So that leaves me, at this stage, with loving what I do. Well, I don’t love it in the sense of that described above. But I do like it enough to enjoy myself at work and enjoy the people I work with every day, and yeah, I’m pretty good at it (even though I think I just fake it really well). This is a huge blessing that many people don’t have in their lives. I recognize that, and I’m thankful for it every day. So maybe I’m one-third of the way there.

Wednesday, February 08, 2006

It's about time...

It seems that plans are in the works to build a Victims of Communism Memorial in Washtington DC. Unfortunately, it won't have as prominant a location as many of the other memorials, but at least there will be something.

This column in the Wall Street Journal Opinion section details several other sites around the world, as well. I think the most interesting tidbit is the mention of how quickly many in Eastern Europe switched from Fascist to Communist at the end of WWII. Those two may seem rivals in ideology, but are certainly not so in practice. They simply seek to control people using different propaganda. But the goal was always the same - domination through oppression and fear.

Quick poll: If you haven't hit the link, do you know how many deaths have been attributed to Communism?

The Communists clearly out-classed the Fascists in death-toll category, partially due to the longer term of widespread "success."

But of course, let's not forget that Communism is all about equality, even if as George Orwell so astutely pointed out in Animal Farm "All animals are equal, but some animals are more equal than others". Many will tell you that Communism's 100 million death toll only "happened" because it hasn't been done right, yet. It really is a good and wonderful theory (in the non-scientific definition of the word). Never mind that it's antithetical to human nature, and any such system can only be implemented through - guess what - oppression and fear.

Friday, February 03, 2006

Pure Poppy Goodness

VH1 Classic has quickly become my favorite channel, since getting digital cable. As a matter of fact, I have the DVR set up to record Pop Show every time it comes on, and I watch these episodes in the morning while I'm having breakfast and getting ready. And whenever there's nothing on TV, I go to the DVR for relief. And there are my five or six episodes of Pop Show (and Edge of Country from GAC). Oh, and just let me mention that next week on CMT, Lyle and Bonnie Raitt will be playing on CrossRoads. I haven't seen an episode this season, but I know Radney Foster used to do the interviews. I don't know what I'm going to do if Radney and Lyle are on the screen together. I can't wait. But that is SOOO off topic.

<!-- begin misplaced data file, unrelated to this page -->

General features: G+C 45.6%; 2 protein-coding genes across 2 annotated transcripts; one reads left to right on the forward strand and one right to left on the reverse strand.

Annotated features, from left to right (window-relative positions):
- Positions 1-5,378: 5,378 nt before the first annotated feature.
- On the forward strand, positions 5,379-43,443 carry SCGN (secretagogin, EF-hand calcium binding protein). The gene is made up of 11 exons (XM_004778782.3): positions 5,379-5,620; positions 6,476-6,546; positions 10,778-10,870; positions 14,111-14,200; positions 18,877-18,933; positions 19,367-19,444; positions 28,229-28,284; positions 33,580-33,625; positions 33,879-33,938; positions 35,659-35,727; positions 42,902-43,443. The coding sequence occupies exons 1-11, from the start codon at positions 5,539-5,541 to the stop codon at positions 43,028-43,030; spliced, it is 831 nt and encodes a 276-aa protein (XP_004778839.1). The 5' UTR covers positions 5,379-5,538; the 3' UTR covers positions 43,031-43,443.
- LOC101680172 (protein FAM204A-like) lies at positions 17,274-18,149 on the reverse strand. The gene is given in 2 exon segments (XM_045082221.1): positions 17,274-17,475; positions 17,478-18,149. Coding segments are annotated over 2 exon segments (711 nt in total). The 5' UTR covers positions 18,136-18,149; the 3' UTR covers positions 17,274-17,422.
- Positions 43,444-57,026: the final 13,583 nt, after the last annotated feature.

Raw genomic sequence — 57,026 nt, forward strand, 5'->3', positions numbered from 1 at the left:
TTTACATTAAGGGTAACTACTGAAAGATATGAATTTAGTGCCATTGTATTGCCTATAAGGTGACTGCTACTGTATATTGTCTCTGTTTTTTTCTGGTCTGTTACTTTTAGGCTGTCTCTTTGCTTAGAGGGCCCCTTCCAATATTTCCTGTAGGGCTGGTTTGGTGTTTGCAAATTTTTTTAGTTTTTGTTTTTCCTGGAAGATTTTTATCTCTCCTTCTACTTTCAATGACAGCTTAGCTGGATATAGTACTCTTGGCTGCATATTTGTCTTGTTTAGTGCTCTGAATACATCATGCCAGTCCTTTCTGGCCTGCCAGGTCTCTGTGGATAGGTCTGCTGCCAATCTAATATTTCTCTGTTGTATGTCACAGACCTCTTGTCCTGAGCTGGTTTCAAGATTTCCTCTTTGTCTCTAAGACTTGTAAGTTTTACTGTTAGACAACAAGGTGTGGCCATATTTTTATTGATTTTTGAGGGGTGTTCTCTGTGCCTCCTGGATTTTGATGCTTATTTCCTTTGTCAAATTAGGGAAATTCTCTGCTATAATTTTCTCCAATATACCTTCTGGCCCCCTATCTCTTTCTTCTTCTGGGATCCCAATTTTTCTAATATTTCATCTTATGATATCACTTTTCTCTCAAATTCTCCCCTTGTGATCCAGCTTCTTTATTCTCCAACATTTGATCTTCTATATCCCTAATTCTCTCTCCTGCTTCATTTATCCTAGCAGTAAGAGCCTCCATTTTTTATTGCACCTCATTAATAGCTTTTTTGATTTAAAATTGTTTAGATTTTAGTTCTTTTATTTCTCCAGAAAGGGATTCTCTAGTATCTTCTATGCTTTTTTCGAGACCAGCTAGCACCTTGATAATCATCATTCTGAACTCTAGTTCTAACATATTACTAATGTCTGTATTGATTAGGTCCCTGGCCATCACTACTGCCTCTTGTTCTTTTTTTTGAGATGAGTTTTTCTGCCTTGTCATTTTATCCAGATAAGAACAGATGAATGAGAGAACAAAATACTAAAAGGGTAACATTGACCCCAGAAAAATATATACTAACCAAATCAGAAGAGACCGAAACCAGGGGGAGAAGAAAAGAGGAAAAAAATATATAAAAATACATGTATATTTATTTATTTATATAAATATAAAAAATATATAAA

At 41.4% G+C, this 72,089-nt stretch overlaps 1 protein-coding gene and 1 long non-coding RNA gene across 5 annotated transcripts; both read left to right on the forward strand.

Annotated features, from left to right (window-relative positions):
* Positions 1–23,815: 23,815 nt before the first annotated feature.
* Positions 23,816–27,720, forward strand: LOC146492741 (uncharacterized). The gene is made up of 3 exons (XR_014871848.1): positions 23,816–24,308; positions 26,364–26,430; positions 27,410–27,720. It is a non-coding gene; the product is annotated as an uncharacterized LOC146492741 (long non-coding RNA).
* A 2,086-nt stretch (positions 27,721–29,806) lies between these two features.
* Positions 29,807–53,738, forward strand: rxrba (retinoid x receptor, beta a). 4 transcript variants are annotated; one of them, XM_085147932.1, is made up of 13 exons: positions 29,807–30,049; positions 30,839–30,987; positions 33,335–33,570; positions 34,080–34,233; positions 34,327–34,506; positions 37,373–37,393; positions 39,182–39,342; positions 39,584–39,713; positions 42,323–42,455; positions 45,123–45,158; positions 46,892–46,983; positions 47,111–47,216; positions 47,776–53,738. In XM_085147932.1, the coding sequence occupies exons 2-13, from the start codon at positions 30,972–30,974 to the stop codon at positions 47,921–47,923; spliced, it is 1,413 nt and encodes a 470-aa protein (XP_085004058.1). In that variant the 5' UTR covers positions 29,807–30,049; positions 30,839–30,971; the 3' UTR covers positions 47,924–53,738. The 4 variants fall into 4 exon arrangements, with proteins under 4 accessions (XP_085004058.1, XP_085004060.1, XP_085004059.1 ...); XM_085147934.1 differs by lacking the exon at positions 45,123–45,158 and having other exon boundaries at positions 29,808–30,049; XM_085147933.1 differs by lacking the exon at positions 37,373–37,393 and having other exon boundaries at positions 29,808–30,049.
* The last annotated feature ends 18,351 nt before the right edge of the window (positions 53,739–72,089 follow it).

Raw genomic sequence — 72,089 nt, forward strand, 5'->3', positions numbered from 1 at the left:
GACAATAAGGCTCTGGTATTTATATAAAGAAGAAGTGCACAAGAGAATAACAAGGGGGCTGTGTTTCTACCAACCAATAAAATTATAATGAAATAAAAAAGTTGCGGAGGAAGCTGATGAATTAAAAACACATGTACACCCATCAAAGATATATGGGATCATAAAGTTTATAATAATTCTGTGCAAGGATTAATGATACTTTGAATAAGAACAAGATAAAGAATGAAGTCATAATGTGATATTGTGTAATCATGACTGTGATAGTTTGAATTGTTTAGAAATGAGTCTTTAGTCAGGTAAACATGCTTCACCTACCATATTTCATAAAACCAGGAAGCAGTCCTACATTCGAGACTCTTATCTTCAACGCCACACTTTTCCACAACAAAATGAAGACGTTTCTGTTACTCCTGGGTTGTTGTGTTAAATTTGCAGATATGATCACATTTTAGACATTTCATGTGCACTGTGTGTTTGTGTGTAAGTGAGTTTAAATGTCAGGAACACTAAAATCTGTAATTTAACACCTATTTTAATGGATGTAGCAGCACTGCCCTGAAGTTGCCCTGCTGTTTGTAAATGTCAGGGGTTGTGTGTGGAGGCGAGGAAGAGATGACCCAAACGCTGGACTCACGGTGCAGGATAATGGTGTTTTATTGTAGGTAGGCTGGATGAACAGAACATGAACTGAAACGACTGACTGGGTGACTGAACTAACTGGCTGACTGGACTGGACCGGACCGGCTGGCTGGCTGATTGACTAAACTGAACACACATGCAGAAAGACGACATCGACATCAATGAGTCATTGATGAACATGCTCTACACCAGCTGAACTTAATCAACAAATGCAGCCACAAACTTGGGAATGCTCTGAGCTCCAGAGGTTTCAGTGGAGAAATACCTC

I started this post because of the pure poppy goodness that was the January 28th episode of Pop Show. Almost pop perfection in its ability to take me back to so many great times. These are the videos in order of appearance:

"One More Night" Phil Collins, 1985
When I was in the forth and fifth grades, I thought this was one of the saddest songs I'd ever heard. I mean, I was 9, and I knew it was depressing. I was right. It still is. Actually, looking through his singles list on Billboard, I'm realizing that Mr. Collins sung a lot of damn depressing songs.

"Tell It To My Heart" Taylor Dayne, 1987
You have to be kidding me! This song? Look at that hair. The extensions don't even match the rest, and the bangs are crimped - CRIMPED. Did anyone wax their eyebrows in the 80's? She's in a black dress with what looks like a plastic chastity belt of some sort. But I can't help but be taken back to 1988 and want to dance at some horrible middle school dance in the cafeteria. Yep, that's right, not the gym, but the Cafeteria.

"La Isla Bonita" Madonna, 1987